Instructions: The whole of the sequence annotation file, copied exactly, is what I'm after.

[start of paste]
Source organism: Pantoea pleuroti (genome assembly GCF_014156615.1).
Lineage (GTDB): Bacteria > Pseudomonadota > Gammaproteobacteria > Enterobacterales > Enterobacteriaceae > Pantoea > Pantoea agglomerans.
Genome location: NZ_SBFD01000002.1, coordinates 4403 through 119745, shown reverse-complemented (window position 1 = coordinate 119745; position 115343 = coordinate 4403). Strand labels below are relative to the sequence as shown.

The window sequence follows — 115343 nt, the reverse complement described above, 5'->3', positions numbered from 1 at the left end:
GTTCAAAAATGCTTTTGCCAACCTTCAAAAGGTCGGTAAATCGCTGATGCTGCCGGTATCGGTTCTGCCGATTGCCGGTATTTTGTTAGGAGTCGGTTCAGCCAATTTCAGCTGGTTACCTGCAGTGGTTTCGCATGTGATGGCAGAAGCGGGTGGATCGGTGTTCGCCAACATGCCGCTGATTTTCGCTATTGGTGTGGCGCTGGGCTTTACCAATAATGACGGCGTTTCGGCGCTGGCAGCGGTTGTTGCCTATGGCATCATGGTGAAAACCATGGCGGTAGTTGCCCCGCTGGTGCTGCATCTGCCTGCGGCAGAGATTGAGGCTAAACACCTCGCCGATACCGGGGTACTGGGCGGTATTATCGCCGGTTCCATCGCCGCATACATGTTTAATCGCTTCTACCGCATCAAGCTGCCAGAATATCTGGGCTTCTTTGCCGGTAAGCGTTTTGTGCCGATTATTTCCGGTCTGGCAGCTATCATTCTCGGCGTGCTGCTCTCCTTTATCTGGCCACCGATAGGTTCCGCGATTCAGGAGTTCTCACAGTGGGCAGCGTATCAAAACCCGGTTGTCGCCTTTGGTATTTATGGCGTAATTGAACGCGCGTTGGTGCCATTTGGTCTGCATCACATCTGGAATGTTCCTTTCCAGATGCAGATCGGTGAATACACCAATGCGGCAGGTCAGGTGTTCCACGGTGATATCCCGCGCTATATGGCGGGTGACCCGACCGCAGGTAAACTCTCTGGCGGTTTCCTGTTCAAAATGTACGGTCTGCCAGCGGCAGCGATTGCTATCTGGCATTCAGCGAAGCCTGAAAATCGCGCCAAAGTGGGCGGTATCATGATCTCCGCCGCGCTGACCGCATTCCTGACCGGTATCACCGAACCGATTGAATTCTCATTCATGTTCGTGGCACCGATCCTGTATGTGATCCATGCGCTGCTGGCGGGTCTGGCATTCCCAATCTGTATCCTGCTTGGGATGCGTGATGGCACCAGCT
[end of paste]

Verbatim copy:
Source organism: Pantoea pleuroti (genome assembly GCF_014156615.1).
Lineage (GTDB): Bacteria > Pseudomonadota > Gammaproteobacteria > Enterobacterales > Enterobacteriaceae > Pantoea > Pantoea agglomerans.
Genome location: NZ_SBFD01000002.1, coordinates 4403 through 119745, shown reverse-complemented (window position 1 = coordinate 119745; position 115343 = coordinate 4403). Strand labels below are relative to the sequence as shown.

The window sequence follows — 115343 nt, the reverse complement described above, 5'->3', positions numbered from 1 at the left end:
GTTCAAAAATGCTTTTGCCAACCTTCAAAAGGTCGGTAAATCGCTGATGCTGCCGGTATCGGTTCTGCCGATTGCCGGTATTTTGTTAGGAGTCGGTTCAGCCAATTTCAGCTGGTTACCTGCAGTGGTTTCGCATGTGATGGCAGAAGCGGGTGGATCGGTGTTCGCCAACATGCCGCTGATTTTCGCTATTGGTGTGGCGCTGGGCTTTACCAATAATGACGGCGTTTCGGCGCTGGCAGCGGTTGTTGCCTATGGCATCATGGTGAAAACCATGGCGGTAGTTGCCCCGCTGGTGCTGCATCTGCCTGCGGCAGAGATTGAGGCTAAACACCTCGCCGATACCGGGGTACTGGGCGGTATTATCGCCGGTTCCATCGCCGCATACATGTTTAATCGCTTCTACCGCATCAAGCTGCCAGAATATCTGGGCTTCTTTGCCGGTAAGCGTTTTGTGCCGATTATTTCCGGTCTGGCAGCTATCATTCTCGGCGTGCTGCTCTCCTTTATCTGGCCACCGATAGGTTCCGCGATTCAGGAGTTCTCACAGTGGGCAGCGTATCAAAACCCGGTTGTCGCCTTTGGTATTTATGGCGTAATTGAACGCGCGTTGGTGCCATTTGGTCTGCATCACATCTGGAATGTTCCTTTCCAGATGCAGATCGGTGAATACACCAATGCGGCAGGTCAGGTGTTCCACGGTGATATCCCGCGCTATATGGCGGGTGACCCGACCGCAGGTAAACTCTCTGGCGGTTTCCTGTTCAAAATGTACGGTCTGCCAGCGGCAGCGATTGCTATCTGGCATTCAGCGAAGCCTGAAAATCGCGCCAAAGTGGGCGGTATCATGATCTCCGCCGCGCTGACCGCATTCCTGACCGGTATCACCGAACCGATTGAATTCTCATTCATGTTCGTGGCACCGATCCTGTATGTGATCCATGCGCTGCTGGCGGGTCTGGCATTCCCAATCTGTATCCTGCTTGGGATGCGTGATGGCACCAGCT